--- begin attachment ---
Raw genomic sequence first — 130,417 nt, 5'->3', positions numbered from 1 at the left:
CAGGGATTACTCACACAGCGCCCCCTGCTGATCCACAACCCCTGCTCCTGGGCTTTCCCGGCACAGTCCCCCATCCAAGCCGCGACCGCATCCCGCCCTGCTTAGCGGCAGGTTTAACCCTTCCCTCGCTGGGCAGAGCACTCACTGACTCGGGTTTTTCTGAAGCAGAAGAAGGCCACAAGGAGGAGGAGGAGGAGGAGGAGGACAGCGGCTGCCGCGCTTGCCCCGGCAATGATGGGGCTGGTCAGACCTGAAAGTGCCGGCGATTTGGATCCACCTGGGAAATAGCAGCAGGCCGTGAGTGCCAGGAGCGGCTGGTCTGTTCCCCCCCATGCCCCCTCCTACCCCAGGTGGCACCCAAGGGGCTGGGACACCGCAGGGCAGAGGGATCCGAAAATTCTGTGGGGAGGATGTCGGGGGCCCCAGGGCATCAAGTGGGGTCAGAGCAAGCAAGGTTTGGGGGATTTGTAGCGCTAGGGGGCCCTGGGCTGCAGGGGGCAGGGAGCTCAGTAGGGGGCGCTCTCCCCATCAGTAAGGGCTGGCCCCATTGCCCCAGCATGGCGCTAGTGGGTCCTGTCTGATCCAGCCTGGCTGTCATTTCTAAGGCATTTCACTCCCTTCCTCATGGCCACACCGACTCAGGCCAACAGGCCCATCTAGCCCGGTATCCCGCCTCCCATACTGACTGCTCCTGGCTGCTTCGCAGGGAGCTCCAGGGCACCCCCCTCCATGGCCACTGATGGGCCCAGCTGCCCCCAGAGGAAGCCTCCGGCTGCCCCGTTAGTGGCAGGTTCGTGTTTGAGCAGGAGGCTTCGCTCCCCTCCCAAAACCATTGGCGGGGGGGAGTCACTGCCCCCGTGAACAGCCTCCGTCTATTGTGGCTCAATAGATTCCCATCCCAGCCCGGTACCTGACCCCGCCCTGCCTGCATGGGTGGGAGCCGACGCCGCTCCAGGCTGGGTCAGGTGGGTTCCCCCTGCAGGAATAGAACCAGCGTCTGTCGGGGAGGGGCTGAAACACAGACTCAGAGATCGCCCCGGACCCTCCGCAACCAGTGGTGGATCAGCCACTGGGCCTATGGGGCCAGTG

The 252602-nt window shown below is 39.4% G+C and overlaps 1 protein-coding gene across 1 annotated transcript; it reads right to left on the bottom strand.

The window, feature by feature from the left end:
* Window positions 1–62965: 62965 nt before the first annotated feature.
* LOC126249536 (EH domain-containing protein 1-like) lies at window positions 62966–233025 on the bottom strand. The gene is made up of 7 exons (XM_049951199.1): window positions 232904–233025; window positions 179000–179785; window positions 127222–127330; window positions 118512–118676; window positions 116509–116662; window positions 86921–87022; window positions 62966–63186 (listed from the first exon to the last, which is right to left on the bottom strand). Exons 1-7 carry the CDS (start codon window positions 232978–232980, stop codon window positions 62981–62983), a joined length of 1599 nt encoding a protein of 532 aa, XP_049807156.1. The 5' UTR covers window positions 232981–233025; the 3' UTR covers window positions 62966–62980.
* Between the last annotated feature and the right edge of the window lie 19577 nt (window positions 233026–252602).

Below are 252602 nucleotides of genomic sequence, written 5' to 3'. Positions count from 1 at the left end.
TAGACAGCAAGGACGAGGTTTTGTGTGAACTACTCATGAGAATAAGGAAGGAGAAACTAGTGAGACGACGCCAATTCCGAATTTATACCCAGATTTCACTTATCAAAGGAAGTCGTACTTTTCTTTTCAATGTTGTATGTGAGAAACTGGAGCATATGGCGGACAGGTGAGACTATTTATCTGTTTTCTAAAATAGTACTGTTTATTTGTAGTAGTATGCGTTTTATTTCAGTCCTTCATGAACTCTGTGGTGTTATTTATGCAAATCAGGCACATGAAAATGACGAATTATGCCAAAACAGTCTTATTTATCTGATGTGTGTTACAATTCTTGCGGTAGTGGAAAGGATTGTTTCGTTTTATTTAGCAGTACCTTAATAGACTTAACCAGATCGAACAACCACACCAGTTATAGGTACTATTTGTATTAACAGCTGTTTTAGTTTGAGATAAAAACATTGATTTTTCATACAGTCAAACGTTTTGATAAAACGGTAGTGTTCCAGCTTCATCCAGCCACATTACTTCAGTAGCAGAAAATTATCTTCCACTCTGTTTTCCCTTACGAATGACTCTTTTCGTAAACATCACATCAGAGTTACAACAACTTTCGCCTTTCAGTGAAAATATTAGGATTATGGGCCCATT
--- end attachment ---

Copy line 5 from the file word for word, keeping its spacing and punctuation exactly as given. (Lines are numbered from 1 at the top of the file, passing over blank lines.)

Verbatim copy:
* Window positions 1–62965: 62965 nt before the first annotated feature.